In today's blog post, we're looking at three fantastic pieces of artwork from three of our June 2021 titles. Let us know what you think in the comments section and, if you would like to see any artwork from any of our July titles, be sure to mention that too!
CAM 364: The Netherlands East Indies Campaign 1941–42 by Marc Lohnstein
Artwork by Graham Turner
This illustration, requested by BigSmoke, depicts the events on 11 January 1942 when the Sakaguchi Detachment and the 2nd Kure SLF began their amphibious attack on Tarakan. Here we see the Japanese infantry attack on Strongpoint No. 10. In the background oil-drilling towers can be seen. Strongpoint 10 was under the command of Sergeant Terbrugge. Each strongpoint consisted of six concrete pillboxes: one command post with observation post, four pillboxes for the MGs and a reserve position for one of the automatic weapons in the rear. Each pillbox had room for two men. The other troops (ammunition handlers) were in trenches protected by an earth rampart. The MMG provided flanking fire. The two LMGs gave frontal protection. The strongpoints were protected by a double barbed-wire obstacle approximately 30m in front of the pillboxes. The whole position was protected by a double wire obstacle 40–50m to its front. All obstacles were covered by flanking fire from the MGs. The fields of fire were hindered by the fast-growing tropical vegetation. The Japanese advance was halted by mortar and 7.5cm artillery fire, and intense NEI small-arms fire. Around 1000hrs, Strongpoint 10 was finally captured after Sergeant Terbrugge was killed and the rest of the defenders withdrew.
NVG 297: US Navy Frigates of the Cold War by Mark Stille
Artwork by Paul Wright
On 12 May 1975, two Cambodian patrol boats approached the US-flag container ship Mayaguez, firing rockets and .50-caliber machine-gun rounds across its bow and down its sides. The ship was soon boarded by the Khmer Rouge and the crew of 40 captured. The American reaction was immediate. Fearful of what the Khmer Rouge would do with the crew, it was quickly decided to mount a rescue operation. The Knox-class frigate Harold E. Holt was the first ship to reach the Gulf of Thailand. On 14 May, an operation to save the ship and its crew was approved. To recapture the ship, it was decided to mount a boarding party from Holt. To get the boarding party Marines aboard the frigate, large HH-53C helicopters had to land on the frigate's flight deck intended only for the small SH-2 helicopter. The huge helicopters set their front landing gear on the flight deck and the 48 Marines exited from the front crew doors. At 0725hrs on 15 May, the boarding party leapt from Holt to find the Mayaguez abandoned. Holt towed the container ship clear of the area. This scene shows Holt coming alongside Mayaguez with boarding operations about to begin.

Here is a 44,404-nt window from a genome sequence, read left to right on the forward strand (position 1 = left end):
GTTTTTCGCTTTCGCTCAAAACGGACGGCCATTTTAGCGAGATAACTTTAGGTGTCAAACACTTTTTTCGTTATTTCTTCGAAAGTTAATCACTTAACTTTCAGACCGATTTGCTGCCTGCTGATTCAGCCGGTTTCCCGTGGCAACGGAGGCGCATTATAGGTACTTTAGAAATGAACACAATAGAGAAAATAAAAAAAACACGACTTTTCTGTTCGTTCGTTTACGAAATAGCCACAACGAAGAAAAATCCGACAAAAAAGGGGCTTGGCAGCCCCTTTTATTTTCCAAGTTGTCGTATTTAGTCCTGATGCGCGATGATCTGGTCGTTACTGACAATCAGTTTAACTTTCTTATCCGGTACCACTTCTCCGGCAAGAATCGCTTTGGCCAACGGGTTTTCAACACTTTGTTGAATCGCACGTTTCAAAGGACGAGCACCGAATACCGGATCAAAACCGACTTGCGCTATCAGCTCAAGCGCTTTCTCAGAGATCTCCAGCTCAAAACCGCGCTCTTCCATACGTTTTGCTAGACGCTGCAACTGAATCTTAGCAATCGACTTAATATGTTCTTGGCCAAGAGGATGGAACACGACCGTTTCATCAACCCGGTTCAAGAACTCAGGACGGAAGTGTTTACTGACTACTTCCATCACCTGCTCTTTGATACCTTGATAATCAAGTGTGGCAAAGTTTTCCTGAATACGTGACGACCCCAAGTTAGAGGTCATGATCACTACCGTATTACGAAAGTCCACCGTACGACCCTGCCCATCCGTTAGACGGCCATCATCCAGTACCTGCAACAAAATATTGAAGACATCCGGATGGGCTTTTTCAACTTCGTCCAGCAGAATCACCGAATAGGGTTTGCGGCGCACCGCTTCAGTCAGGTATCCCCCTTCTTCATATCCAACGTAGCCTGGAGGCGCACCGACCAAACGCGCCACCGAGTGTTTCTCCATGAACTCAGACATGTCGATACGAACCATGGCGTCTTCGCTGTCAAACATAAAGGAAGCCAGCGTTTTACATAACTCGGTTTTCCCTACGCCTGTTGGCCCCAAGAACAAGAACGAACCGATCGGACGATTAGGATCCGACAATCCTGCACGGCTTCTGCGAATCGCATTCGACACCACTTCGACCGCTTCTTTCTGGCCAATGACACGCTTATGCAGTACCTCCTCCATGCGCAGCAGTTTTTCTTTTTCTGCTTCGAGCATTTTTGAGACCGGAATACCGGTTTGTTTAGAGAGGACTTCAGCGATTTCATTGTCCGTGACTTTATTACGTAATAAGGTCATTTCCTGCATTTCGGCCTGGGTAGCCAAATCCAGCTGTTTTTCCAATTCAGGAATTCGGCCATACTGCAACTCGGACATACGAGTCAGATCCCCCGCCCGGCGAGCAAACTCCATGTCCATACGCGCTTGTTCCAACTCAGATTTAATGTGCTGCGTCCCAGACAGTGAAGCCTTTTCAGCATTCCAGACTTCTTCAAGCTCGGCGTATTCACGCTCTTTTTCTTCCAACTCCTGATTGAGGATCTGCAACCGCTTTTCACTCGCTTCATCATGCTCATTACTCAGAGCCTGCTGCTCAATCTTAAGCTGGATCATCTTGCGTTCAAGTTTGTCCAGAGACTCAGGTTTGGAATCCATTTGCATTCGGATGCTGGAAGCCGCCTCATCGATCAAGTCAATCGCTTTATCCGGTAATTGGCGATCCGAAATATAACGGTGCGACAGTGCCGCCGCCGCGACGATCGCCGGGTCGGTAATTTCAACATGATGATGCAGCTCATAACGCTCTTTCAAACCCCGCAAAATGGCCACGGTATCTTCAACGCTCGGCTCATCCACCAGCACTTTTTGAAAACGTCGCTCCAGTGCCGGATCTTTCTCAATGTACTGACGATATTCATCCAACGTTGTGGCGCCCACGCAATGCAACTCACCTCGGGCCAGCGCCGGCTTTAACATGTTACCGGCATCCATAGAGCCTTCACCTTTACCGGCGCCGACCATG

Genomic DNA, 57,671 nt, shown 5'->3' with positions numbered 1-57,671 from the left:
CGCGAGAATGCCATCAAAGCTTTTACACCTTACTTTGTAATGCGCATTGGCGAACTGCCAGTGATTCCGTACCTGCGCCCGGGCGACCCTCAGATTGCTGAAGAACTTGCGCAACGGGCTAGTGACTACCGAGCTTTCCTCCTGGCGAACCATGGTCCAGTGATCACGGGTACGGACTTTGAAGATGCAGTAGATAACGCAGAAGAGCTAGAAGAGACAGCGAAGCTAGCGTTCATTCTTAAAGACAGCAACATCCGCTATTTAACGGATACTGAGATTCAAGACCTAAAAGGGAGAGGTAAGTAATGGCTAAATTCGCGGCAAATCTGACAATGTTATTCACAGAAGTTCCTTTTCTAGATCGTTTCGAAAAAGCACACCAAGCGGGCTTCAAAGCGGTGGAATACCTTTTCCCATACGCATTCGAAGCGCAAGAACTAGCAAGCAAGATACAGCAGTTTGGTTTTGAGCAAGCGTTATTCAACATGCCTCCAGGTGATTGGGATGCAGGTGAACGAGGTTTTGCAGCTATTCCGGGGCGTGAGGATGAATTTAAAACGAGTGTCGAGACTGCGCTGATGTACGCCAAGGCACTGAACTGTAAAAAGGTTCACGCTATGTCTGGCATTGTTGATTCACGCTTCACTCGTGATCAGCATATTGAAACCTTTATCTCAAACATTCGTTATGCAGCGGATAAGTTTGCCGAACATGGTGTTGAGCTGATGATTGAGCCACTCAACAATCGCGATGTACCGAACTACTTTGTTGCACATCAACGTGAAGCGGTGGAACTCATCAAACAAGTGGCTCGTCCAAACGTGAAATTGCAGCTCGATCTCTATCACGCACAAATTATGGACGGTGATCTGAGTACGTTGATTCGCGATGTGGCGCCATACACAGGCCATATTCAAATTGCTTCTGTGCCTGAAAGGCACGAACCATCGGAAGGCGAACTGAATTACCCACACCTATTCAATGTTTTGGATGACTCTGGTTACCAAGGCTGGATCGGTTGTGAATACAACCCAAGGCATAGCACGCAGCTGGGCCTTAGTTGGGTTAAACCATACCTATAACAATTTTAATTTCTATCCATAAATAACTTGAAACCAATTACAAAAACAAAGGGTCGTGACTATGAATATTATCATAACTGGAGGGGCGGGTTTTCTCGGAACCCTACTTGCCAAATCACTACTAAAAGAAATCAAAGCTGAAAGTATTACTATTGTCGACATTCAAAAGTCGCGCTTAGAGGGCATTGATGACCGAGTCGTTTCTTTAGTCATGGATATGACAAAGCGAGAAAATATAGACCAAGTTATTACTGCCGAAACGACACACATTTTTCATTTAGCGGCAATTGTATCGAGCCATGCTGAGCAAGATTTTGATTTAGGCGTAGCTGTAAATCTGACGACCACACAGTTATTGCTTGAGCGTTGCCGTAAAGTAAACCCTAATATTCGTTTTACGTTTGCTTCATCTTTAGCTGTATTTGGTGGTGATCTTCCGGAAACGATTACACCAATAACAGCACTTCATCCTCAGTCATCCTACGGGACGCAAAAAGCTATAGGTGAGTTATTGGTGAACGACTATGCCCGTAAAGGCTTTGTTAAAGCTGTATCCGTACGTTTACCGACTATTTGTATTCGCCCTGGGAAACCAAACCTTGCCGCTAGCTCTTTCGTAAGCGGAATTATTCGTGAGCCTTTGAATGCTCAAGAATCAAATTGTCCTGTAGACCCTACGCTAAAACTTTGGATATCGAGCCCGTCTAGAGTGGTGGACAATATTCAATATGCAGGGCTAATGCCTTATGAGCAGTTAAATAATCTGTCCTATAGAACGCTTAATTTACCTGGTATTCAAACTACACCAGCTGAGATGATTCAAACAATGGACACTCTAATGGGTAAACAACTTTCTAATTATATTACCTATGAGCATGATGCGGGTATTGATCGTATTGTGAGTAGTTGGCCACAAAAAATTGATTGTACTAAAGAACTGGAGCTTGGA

CBT 56: Late Roman Infantryman vs Gothic Warrior by Murray Dahm
Artwork by Giuseppe Rava
The final plate, requested by KAL9000, depicts the battle of the Willows. The Romans, commanded by the Frank Richomeres, have advanced their combined forces of Western and Eastern Roman troops towards the town of Ad Salices (‘by the willows’), where the Goths have drawn up their circular wagon laager. Despite the Goths’ superior numbers, the Romans have joined battle early on an August morning. The Romans have formed into a defensive testudo formation, locking their shields together to withstand the many missiles of the Goths. Having occupied a small hill to give impetus to their charge, the Goths assail the testudo with missiles of all kinds, including huge clubs hurled to break the shield-wall formation, shouting slogans as they do so. On their right they have managed to reach the testudo and are striving to pull the formation apart with their bare hands, killing the Romans there with spathae and axes. A reserve of Roman infantry moves to this point of crisis in the testudo.